Necrotizing enterocolitis (NEC) is an inflammatory process, characterized by intestinal necrosis of variable extension, leading to perforation, generalized peritonitis and death. The classical pathogenetic theory focuses on mucosal damage related to a stress induced intestinal ischemia leading to mucosal injury and bacterial colonization of the wall. A more recent hypothesis emphasizes the role of immaturity of gastrointestinal and immune system, particularly of the premature, responsible of bowel wall vulnerability and suffering. NEC is the most common gastrointestinal emergency in the newborn, with a higher incidence in the preterm; improvement of neonatal resuscitation techniques enables the survival of premature of very low birth weight (VLBW) with prolongation of hospital stay for perinatal and neonatal care and a higher risk of NEC. Clinical presentation of NEC in newborn ranges from mild forms with moderate gastrointestinal tract disorder and that can heal spontaneously, to very serious forms with fulminant course characterized by perforation, peritonitis, sepsis, disseminated intravascular coagulation (DIC) and shock. Imaging modality in the diagnosis of NEC is historically represented by the plain-film abdominal radiographs which can be performed every 6 hours because of the rapid evolution that may occur in the patient's clinical condition. However ultrasound (US), in recent years, is playing an increasingly important role in the evaluation of early stages of the disease as it provides images in real time of the abdominal structures being able to assess the presence and validity of peristalsis of the bowel loops, detect the thickness of the intestinal wall and the presence of minimal amounts of fluid in the peritoneal cavity. In this paper we review the pathogenesis, clinical presentation and imaging of NEC with a particular attention to the emergent role of US in the diagnosis of the disease.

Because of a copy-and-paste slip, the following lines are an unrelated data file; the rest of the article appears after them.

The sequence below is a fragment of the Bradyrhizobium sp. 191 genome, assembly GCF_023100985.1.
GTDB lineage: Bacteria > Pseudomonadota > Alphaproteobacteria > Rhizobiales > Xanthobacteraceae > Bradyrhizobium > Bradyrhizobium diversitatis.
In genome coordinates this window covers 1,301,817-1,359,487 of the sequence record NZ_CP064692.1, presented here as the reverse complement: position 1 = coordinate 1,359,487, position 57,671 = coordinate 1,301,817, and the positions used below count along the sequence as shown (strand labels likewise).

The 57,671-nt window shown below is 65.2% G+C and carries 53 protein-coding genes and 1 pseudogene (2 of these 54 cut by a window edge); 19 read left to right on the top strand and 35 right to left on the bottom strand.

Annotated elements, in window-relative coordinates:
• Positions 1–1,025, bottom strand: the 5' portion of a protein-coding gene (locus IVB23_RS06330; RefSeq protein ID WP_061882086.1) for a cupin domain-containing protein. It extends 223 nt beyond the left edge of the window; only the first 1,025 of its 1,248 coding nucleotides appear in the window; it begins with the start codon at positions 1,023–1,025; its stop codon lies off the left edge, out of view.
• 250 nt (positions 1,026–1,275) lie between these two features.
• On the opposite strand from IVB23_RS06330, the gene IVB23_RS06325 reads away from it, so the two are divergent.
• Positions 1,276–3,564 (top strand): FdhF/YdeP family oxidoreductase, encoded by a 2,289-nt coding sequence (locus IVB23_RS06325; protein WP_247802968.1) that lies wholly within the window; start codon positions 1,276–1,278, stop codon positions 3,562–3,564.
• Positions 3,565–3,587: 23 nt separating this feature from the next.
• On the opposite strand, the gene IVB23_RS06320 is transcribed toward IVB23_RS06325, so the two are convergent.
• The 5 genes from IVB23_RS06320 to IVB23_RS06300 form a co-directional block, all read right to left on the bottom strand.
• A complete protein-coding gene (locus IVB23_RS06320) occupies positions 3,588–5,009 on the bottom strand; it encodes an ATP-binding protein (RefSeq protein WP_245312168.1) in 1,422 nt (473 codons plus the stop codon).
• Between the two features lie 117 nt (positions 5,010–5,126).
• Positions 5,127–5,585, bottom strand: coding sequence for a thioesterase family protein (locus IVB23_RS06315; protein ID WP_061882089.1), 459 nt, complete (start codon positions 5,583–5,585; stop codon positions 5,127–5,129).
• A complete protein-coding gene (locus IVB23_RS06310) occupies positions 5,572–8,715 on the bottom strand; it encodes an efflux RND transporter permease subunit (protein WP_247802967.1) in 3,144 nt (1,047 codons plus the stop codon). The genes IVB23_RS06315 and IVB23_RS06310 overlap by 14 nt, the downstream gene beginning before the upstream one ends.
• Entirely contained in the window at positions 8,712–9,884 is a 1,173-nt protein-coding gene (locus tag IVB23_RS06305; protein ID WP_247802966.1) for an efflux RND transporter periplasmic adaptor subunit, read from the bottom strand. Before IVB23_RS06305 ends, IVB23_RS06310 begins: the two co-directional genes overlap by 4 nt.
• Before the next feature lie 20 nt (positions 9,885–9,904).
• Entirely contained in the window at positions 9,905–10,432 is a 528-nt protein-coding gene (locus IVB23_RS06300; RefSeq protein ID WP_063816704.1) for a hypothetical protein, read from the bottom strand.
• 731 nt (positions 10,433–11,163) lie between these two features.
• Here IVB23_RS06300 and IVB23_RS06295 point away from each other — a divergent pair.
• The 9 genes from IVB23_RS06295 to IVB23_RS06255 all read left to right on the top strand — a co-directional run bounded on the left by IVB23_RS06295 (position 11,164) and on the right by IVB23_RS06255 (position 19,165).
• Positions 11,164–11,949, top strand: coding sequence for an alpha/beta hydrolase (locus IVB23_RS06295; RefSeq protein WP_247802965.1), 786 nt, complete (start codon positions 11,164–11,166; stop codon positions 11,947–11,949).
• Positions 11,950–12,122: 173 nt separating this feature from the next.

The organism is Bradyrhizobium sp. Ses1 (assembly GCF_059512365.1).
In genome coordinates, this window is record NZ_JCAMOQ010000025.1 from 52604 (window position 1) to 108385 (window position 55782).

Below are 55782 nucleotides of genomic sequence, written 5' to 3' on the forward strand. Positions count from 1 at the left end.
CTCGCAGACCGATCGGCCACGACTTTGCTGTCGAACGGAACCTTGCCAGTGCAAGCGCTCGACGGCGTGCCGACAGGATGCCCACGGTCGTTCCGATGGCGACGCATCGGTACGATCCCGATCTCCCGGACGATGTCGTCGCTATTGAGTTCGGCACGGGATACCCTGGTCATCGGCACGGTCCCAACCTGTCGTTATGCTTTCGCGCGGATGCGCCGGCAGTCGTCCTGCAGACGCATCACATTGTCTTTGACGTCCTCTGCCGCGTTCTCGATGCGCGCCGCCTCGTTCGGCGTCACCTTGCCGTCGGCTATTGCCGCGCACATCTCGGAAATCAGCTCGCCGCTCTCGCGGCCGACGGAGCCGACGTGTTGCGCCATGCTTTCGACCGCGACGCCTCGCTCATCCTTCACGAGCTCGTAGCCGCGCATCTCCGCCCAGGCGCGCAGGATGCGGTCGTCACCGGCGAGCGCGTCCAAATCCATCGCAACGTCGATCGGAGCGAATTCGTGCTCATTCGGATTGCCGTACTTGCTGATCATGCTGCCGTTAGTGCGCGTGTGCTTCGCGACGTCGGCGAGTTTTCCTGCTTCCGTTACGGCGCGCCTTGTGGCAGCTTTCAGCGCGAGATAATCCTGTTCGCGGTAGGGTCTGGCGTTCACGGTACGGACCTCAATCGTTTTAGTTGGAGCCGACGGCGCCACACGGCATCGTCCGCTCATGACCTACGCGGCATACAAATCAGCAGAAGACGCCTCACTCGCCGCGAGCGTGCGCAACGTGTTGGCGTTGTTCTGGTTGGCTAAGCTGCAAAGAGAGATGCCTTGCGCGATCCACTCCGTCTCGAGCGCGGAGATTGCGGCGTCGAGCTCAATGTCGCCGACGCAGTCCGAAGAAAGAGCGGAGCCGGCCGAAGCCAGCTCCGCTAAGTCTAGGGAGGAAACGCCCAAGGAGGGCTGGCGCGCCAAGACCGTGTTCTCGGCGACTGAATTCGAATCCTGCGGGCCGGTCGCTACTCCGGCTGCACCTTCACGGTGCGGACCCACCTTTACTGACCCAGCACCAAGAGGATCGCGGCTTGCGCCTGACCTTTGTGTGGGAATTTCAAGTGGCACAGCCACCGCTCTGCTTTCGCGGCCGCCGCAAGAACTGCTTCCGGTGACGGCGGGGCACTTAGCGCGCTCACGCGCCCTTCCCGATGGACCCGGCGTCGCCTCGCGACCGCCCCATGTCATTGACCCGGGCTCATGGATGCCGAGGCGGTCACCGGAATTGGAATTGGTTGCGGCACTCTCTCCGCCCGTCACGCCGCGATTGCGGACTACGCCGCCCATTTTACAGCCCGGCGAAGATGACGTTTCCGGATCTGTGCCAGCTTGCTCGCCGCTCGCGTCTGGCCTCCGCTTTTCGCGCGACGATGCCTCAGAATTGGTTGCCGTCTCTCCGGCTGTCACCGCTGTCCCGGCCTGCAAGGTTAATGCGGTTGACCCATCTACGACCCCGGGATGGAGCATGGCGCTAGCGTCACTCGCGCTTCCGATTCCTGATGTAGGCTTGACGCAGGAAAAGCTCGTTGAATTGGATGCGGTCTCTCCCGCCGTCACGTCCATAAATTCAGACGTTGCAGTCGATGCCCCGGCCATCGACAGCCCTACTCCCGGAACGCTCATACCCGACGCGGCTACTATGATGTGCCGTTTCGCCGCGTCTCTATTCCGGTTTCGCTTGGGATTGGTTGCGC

Ex-vivo assessment of drug response on breast cancer primary tissue with preserved microenvironments.